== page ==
DIRECT ACTION: STOP EXECUTIONS!
Every 5 years we risk arrest in nonviolent civil disobedience on the Supreme Court steps in Washington, DC.
In 2012, 14 people were Arrested on the 35th Anniversary of the first execution! Read about the 2012 action below. For information about the 2007 action, click here.
The Associated Press article about the 2012 action was picked up by The New York Times, the Boston Herald, Fox News, The Washington Post, NBC, ABC and countless other media outlets across the United States.
The Legal Times also ran a good piece.
14 Activists Arrested
at U.S. Supreme Court
to Commemorate 35th Anniversary
of First Execution
updated January 20, 2012
WASHINGTON, D.C. – Thirty-five years after the first execution under contemporary laws of Gary Gilmore, fourteen members of the Abolitionist Action Committee were arrested at the U.S. Supreme Court on Tuesday. Just after 10:00 am, at the exact time that Gilmore was executed, the group unfurled a 30-foot banner that read “STOP EXECUTIONS!” on the stairs of the Court. On the sidewalk, a crowd of well-over 100 supporters, activists and tourists supported and observed the action.
All fourteen were arrested and appeared the following day before a judge for arraignment. They were released on personal recognizance with a charge of violating the federal law (40 U.S.C. 6135) that forbids "processions or assemblages" and the displaying of banners on Supreme Court grounds. A status hearing will take place on February 8th, at which time a trial date will be scheduled.
The group included several murder victim family members, family of the incarcerated, and national leaders in the death penalty abolition movement. One of the participants who was arrested was Randy Gardner, whose brother, like Gilmore, was executed in Utah by firing squad.
"My Brother Ronnie Lee Gardner was executed June 18, 2010 by the same state and by the same method as Gilmore," Gardner stated. "I believed then, and I still believe now, that the death penalty is morally wrong. I'm here to help abolish the death penalty by protesting in any shape or form.” And, using Gilmore’s last words, he added, “Let’s do it."
Upon arrest, five of the 14 participants did not carry any identification with them, and when asked their names by the police, they simply stated, "I am Troy Davis."
Scott Langley, one of those who refused to reveal his true identity said, "In the wake of Troy Davis's wrongful execution in Georgia this past September, I felt it was necessary to bring the name of Troy Davis back to the U.S. Supreme Court so that Troy's name would once again haunt the court that failed to stop the execution of an innocent man. I also wanted the name Troy Davis to be a permanent alias on my criminal record as a reminder to myself of what our justice system is capable of."
Three of the five men who identified themselves as Troy Davis were released the same day along with the six women who were arrested in the protest. Two of the men were held overnight in DC's Central Cell Block because fingerprinting did not reveal their true identities. The two men, Daniel Flynn and Jon Dunn, were brought before a judge more than 30 hours after their arrest in leg and arm shackles.
When asked by the judge for their names, they replied, "I was arrested as Troy Davis," and then proceeded to reveal their true identities. Flynn and Dunn were released by 5:00 pm on Wednesday to join with the other 12 who had been released the night before.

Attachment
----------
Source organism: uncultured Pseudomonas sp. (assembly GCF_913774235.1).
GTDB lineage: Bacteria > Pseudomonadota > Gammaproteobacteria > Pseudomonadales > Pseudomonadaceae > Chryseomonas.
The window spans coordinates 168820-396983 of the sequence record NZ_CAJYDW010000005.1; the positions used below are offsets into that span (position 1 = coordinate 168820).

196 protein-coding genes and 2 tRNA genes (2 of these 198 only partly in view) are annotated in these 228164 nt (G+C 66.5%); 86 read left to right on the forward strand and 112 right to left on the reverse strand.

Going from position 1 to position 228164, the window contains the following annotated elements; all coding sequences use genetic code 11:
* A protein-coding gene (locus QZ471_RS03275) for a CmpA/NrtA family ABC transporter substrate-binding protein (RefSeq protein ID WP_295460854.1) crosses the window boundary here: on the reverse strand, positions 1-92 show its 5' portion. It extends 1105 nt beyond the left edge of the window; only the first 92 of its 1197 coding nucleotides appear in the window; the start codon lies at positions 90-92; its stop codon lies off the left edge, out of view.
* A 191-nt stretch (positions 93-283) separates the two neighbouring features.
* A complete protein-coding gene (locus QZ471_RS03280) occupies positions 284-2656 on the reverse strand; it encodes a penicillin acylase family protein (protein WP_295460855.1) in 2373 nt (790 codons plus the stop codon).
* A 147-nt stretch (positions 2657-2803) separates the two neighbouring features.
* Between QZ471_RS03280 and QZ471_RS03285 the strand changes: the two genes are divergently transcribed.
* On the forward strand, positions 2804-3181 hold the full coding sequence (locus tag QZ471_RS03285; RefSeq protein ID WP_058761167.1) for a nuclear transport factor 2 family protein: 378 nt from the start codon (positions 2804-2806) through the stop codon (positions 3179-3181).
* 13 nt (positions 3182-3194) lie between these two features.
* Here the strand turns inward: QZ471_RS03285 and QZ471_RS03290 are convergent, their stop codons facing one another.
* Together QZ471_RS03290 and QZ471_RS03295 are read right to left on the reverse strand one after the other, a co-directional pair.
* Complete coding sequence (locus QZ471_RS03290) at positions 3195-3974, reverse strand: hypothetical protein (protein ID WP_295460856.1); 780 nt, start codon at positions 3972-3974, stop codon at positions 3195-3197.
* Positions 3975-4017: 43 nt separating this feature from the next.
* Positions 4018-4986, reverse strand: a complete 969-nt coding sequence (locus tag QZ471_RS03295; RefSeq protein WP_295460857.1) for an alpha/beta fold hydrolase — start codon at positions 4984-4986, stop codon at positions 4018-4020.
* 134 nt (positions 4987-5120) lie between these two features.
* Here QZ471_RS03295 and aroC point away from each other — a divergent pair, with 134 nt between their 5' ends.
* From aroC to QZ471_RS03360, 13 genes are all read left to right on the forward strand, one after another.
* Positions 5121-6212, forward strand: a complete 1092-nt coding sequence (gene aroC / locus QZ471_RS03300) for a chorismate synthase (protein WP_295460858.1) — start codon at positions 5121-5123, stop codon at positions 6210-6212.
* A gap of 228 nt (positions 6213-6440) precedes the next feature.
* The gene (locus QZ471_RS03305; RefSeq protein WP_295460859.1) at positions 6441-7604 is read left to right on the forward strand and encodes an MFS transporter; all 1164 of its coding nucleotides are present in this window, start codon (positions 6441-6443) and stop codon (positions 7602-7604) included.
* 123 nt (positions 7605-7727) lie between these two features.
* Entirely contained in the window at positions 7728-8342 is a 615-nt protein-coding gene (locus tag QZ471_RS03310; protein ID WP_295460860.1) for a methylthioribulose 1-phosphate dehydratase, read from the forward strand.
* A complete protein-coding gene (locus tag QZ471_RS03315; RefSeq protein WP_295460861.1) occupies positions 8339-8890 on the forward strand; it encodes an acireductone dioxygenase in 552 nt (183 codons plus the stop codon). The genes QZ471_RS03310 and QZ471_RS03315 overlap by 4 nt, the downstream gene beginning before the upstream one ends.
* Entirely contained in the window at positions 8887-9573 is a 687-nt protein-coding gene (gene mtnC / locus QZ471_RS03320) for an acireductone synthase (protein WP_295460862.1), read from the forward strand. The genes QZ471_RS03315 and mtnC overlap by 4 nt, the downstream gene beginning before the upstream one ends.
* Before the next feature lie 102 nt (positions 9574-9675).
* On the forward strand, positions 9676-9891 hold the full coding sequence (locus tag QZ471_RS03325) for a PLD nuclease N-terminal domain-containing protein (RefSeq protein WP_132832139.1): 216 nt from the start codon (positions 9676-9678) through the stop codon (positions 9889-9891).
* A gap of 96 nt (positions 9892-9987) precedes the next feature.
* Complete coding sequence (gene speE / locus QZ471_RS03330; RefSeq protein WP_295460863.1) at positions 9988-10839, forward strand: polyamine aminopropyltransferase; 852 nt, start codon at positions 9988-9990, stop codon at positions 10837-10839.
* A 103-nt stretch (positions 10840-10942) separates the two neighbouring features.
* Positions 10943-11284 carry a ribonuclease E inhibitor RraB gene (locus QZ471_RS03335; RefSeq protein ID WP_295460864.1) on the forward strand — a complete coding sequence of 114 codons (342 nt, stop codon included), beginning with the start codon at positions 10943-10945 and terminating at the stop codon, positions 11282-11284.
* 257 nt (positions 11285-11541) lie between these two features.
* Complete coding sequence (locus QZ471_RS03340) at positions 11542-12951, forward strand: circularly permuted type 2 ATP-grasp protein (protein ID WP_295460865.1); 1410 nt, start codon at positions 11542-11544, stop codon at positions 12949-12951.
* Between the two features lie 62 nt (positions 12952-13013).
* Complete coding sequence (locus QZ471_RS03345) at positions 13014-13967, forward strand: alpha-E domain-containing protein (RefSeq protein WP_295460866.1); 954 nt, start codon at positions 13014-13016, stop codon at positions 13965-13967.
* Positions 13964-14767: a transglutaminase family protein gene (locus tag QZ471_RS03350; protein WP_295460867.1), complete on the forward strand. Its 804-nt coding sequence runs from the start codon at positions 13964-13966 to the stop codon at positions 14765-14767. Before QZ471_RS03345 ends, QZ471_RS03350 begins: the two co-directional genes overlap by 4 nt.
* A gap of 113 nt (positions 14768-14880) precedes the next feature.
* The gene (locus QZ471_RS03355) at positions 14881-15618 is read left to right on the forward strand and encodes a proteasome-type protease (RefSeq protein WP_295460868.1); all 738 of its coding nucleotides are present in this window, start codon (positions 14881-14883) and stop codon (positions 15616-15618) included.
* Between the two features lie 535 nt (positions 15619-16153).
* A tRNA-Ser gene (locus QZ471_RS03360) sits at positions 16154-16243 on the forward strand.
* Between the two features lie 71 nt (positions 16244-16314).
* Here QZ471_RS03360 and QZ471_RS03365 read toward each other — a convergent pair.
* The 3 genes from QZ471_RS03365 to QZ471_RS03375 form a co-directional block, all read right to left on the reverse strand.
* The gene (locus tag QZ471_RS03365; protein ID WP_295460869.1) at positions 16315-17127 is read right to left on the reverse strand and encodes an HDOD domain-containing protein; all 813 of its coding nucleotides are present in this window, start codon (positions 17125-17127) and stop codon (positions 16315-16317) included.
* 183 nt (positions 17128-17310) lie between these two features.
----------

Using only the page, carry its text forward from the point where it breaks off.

Another one of those arrested was Charity Lee, from San Antonio, Texas. Lee's father was murdered when she was only six. Then, as a young parent herself, her daughter was sexually abused and murdered in 2007 by her son, who is now in prison. In an interview with the San Antonio Current just before the arrests, Lee said, "In contemporary America we have forgotten the fact that we were revolutionaries at one point and the First Amendment gives us the right to speak up for what we believe in. We need to show people in America it’s still okay to take a stand for what you believe in — and that if you truly passionately believe in something enough, you need to put yourself out there."
Those arrested were Anna Shockley (South Carolina), Ron Kaz (South Carolina), Rachel Lawler (Vermont), Tom Muther (Kansas), Amber Mason (Washington, DC), Kevin Mason (Washington, DC), Jon Dunn (New Mexico), Jack Payden-Travers (Virginia), Scott Langley (New York), Randy Gardner (Utah), Daniel Flynn (Washington, DC), Anne Feczko (Washington, DC), Charity Lee (Texas) and Eve Tetaz (Washington, DC).
Since 1997, a total of 48 arrests have been made of people unfurling banners that read "STOP EXECUTIONS!" on the stairs leading to the front doors of the U.S. Supreme Court. The protest takes place every five years, on the January 17 first execution anniversary.
Thirty-five years ago, on January 17, 1977, the State of Utah shot to death Gary Gilmore, who "volunteered" to be killed in revenge for his murder of Ben Bushnell and Max Jenson. This state-assisted suicide was the first execution under the Supreme Court’s upholding of the death penalty in 1976. Since then, there have been 1277 more executions, with more than 3200 currently on death rows in 34 states.
The protest is organized by the Abolitionist Action Committee, an ad-hoc group of individuals committed to highly visible and effective public education for alternatives to the death penalty through nonviolent direct action. The Committee also organizes a four day fast and vigil on the Supreme Court sidewalk, where it is perfectly legal to demonstrate. The vigil event takes place every June 29 through July 2, and all are invited to participate.
Please contact us to make a donation to support the work for abolition. All funds will be used to help support the trial of the "Supreme Court 14" and the fast and vigil this summer.
All photos except the first one on the page are courtesy of Shannon Davies Mancus.